tuberculosis invasion. The confirmation of Rv0679c’s location in mycobacterial surface, together with the identification of a binding region formed by HABPs 30985-30987, suggest that this protein may be related to adhesion and/or invasion processes. In addition, such surface localization could be facilitating contact between the bacilli and its host cell, thereby leading to triggering the host’s immune response via interaction with host cell surface receptors . Conclusions The complexity of Mycobacterium tuberculosis as a pathogen and the variety of mechanisms that it uses for invading host cells
makes it necessary to develop an effective strategy to block the invasion of target cells. Our proposal is based on searching for fragments of different AUY-922 nmr proteins involved in the mycobacteria-host cell interaction. In our experience, sequences that bind specifically to target cells and that are capable of blocking invasion could be used as template to design peptides with ability to immunomodulate Selleckchem Midostaurin the protective response against tuberculosis. The immune response triggered against mycobacterial high-specific binding sequences could prevent invasion of target cells, either during a first encounter with the bacillum or during the reactivation of a latent infection. It has been reported that a considerable number of secreted proteins are
protective antigens and therefore have been considered as attractive candidates to develop subunit vaccines [43–46]. Moreover, they are hypothesized to mediate mycobacterial entry into the host cell . Traditionally, vaccine development has been founded on the humoral immune response, which involves antibody production and is mainly targeted against extracellular microorganisms, whereas the immune response against intracellular microorganisms is mainly driven by cellular immune mechanisms. In addition, the distinction between the Th1 and Th2 cellular immune responses is complex for some of the antigens or immunogens included in vaccines that induce cellular as well as humoral immune responses, and it is not yet clear the degree of independence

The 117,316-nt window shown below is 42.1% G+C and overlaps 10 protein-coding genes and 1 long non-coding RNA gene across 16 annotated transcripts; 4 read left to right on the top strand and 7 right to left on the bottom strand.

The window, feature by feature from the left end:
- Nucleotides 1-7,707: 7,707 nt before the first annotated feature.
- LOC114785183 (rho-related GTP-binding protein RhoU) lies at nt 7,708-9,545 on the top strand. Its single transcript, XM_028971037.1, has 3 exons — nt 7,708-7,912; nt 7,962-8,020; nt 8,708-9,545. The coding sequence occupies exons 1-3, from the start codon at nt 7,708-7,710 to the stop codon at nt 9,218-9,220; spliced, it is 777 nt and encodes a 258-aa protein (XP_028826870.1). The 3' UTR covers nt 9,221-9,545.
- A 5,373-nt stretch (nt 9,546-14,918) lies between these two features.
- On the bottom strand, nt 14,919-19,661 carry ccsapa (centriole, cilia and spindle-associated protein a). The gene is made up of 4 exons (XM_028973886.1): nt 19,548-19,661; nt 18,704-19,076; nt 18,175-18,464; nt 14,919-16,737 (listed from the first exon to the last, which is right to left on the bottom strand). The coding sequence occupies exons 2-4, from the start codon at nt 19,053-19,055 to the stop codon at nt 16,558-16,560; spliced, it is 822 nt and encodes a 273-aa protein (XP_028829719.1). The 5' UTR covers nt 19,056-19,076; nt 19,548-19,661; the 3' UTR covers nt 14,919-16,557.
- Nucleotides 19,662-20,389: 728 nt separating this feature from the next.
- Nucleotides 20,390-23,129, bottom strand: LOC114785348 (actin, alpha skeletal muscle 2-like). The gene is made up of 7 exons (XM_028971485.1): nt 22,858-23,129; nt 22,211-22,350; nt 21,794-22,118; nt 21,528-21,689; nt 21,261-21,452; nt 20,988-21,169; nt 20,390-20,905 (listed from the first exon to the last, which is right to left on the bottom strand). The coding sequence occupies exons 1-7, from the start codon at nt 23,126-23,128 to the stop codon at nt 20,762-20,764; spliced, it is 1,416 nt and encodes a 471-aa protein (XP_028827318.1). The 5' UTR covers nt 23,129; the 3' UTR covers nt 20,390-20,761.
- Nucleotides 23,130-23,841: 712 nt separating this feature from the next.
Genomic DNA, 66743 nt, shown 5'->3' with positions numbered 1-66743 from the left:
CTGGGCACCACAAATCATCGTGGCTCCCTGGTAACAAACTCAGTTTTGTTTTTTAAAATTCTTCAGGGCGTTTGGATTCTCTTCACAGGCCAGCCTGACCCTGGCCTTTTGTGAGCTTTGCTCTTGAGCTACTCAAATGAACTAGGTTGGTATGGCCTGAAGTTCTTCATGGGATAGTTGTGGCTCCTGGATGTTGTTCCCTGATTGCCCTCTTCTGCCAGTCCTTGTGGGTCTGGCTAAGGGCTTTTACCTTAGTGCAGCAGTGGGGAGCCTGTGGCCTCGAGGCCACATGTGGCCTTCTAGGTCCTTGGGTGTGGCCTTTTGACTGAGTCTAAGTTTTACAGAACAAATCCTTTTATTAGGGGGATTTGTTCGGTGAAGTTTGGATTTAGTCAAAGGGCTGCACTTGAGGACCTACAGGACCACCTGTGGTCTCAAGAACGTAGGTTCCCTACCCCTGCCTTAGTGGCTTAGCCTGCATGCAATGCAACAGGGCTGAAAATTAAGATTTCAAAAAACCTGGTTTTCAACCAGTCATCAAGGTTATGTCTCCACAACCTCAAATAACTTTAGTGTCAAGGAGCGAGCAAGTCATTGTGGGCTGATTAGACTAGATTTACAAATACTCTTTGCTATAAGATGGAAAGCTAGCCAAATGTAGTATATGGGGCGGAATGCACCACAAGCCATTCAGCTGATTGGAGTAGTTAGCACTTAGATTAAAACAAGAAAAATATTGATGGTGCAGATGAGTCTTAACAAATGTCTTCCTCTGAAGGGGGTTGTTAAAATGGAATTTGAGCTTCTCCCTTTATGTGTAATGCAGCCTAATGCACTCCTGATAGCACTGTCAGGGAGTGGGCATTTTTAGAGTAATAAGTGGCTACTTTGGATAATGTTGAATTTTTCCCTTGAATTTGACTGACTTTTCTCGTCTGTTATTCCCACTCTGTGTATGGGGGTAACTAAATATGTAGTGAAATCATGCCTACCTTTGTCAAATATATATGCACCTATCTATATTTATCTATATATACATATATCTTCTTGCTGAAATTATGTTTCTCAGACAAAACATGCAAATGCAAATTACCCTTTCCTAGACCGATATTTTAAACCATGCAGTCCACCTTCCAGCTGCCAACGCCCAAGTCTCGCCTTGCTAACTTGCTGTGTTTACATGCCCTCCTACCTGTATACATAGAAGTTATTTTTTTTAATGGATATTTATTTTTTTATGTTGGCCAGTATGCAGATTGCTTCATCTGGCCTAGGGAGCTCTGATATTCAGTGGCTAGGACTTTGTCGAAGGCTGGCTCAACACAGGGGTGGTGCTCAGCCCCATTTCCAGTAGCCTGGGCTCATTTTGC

between antibody-mediated many and cell-mediated immune responses under physiological conditions [48, 49]. Considering the variety of broad interactions of B lymphocytes with cellular immunity, B cells could have a significant impact on the outcome of airborne challenge with M. tuberculosis as well as the resultant inflammatory response . Therefore, we expect for peptides of Rv0679c to induce an immune response where humoral and cellular immunity are not mutually excluded. The identification of Rv0679c HABPs capable of inhibiting target cell invasion by M. tuberculosis via host-cell receptor interactions supports their inclusion in further immunological studies in animal models aimed at evaluating their potential as components of a subunit-based antituberculous vaccine.